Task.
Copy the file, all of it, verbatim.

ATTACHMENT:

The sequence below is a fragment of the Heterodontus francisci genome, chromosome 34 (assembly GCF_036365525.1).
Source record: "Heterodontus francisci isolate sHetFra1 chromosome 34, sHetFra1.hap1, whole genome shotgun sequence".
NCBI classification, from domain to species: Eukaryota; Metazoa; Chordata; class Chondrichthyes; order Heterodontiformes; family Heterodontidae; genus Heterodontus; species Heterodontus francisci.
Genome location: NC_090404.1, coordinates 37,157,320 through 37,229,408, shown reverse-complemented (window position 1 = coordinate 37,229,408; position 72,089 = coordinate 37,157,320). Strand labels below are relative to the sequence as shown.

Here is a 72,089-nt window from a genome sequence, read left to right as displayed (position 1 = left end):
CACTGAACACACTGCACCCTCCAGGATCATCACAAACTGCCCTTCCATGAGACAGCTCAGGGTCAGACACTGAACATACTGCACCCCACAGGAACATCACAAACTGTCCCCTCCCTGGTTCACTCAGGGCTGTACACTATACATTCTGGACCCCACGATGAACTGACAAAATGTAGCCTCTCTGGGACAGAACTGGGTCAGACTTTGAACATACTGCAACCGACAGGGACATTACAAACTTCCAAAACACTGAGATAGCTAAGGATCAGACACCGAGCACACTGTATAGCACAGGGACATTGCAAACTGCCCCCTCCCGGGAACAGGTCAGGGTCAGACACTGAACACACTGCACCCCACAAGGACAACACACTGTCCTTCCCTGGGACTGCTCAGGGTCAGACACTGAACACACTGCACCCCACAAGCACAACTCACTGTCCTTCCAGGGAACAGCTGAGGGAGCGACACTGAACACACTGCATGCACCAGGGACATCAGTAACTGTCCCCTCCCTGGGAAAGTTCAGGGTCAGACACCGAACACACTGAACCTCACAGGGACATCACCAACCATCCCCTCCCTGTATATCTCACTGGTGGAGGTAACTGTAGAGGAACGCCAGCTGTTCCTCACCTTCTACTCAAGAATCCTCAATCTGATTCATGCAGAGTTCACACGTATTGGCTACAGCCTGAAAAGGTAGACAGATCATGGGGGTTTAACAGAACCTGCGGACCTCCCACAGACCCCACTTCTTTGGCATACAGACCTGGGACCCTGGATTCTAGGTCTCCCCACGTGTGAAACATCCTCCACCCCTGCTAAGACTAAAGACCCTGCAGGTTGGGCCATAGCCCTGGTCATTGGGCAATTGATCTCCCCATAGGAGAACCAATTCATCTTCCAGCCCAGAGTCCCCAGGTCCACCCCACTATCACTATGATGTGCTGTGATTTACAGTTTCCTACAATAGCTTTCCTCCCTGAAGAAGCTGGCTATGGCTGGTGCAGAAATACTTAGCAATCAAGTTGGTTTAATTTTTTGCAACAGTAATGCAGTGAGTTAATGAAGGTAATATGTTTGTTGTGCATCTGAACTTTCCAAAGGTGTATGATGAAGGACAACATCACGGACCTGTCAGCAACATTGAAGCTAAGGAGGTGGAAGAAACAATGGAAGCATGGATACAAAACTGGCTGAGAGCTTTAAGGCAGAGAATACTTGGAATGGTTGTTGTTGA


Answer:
The sequence below is a fragment of the Heterodontus francisci genome, chromosome 34 (assembly GCF_036365525.1).
Source record: "Heterodontus francisci isolate sHetFra1 chromosome 34, sHetFra1.hap1, whole genome shotgun sequence".
NCBI classification, from domain to species: Eukaryota; Metazoa; Chordata; class Chondrichthyes; order Heterodontiformes; family Heterodontidae; genus Heterodontus; species Heterodontus francisci.
Genome location: NC_090404.1, coordinates 37,157,320 through 37,229,408, shown reverse-complemented (window position 1 = coordinate 37,229,408; position 72,089 = coordinate 37,157,320). Strand labels below are relative to the sequence as shown.

Here is a 72,089-nt window from a genome sequence, read left to right as displayed (position 1 = left end):
CACTGAACACACTGCACCCTCCAGGATCATCACAAACTGCCCTTCCATGAGACAGCTCAGGGTCAGACACTGAACATACTGCACCCCACAGGAACATCACAAACTGTCCCCTCCCTGGTTCACTCAGGGCTGTACACTATACATTCTGGACCCCACGATGAACTGACAAAATGTAGCCTCTCTGGGACAGAACTGGGTCAGACTTTGAACATACTGCAACCGACAGGGACATTACAAACTTCCAAAACACTGAGATAGCTAAGGATCAGACACCGAGCACACTGTATAGCACAGGGACATTGCAAACTGCCCCCTCCCGGGAACAGGTCAGGGTCAGACACTGAACACACTGCACCCCACAAGGACAACACACTGTCCTTCCCTGGGACTGCTCAGGGTCAGACACTGAACACACTGCACCCCACAAGCACAACTCACTGTCCTTCCAGGGAACAGCTGAGGGAGCGACACTGAACACACTGCATGCACCAGGGACATCAGTAACTGTCCCCTCCCTGGGAAAGTTCAGGGTCAGACACCGAACACACTGAACCTCACAGGGACATCACCAACCATCCCCTCCCTGTATATCTCACTGGTGGAGGTAACTGTAGAGGAACGCCAGCTGTTCCTCACCTTCTACTCAAGAATCCTCAATCTGATTCATGCAGAGTTCACACGTATTGGCTACAGCCTGAAAAGGTAGACAGATCATGGGGGTTTAACAGAACCTGCGGACCTCCCACAGACCCCACTTCTTTGGCATACAGACCTGGGACCCTGGATTCTAGGTCTCCCCACGTGTGAAACATCCTCCACCCCTGCTAAGACTAAAGACCCTGCAGGTTGGGCCATAGCCCTGGTCATTGGGCAATTGATCTCCCCATAGGAGAACCAATTCATCTTCCAGCCCAGAGTCCCCAGGTCCACCCCACTATCACTATGATGTGCTGTGATTTACAGTTTCCTACAATAGCTTTCCTCCCTGAAGAAGCTGGCTATGGCTGGTGCAGAAATACTTAGCAATCAAGTTGGTTTAATTTTTTGCAACAGTAATGCAGTGAGTTAATGAAGGTAATATGTTTGTTGTGCATCTGAACTTTCCAAAGGTGTATGATGAAGGACAACATCACGGACCTGTCAGCAACATTGAAGCTAAGGAGGTGGAAGAAACAATGGAAGCATGGATACAAAACTGGCTGAGAGCTTTAAGGCAGAGAATACTTGGAATGGTTGTTGTTGA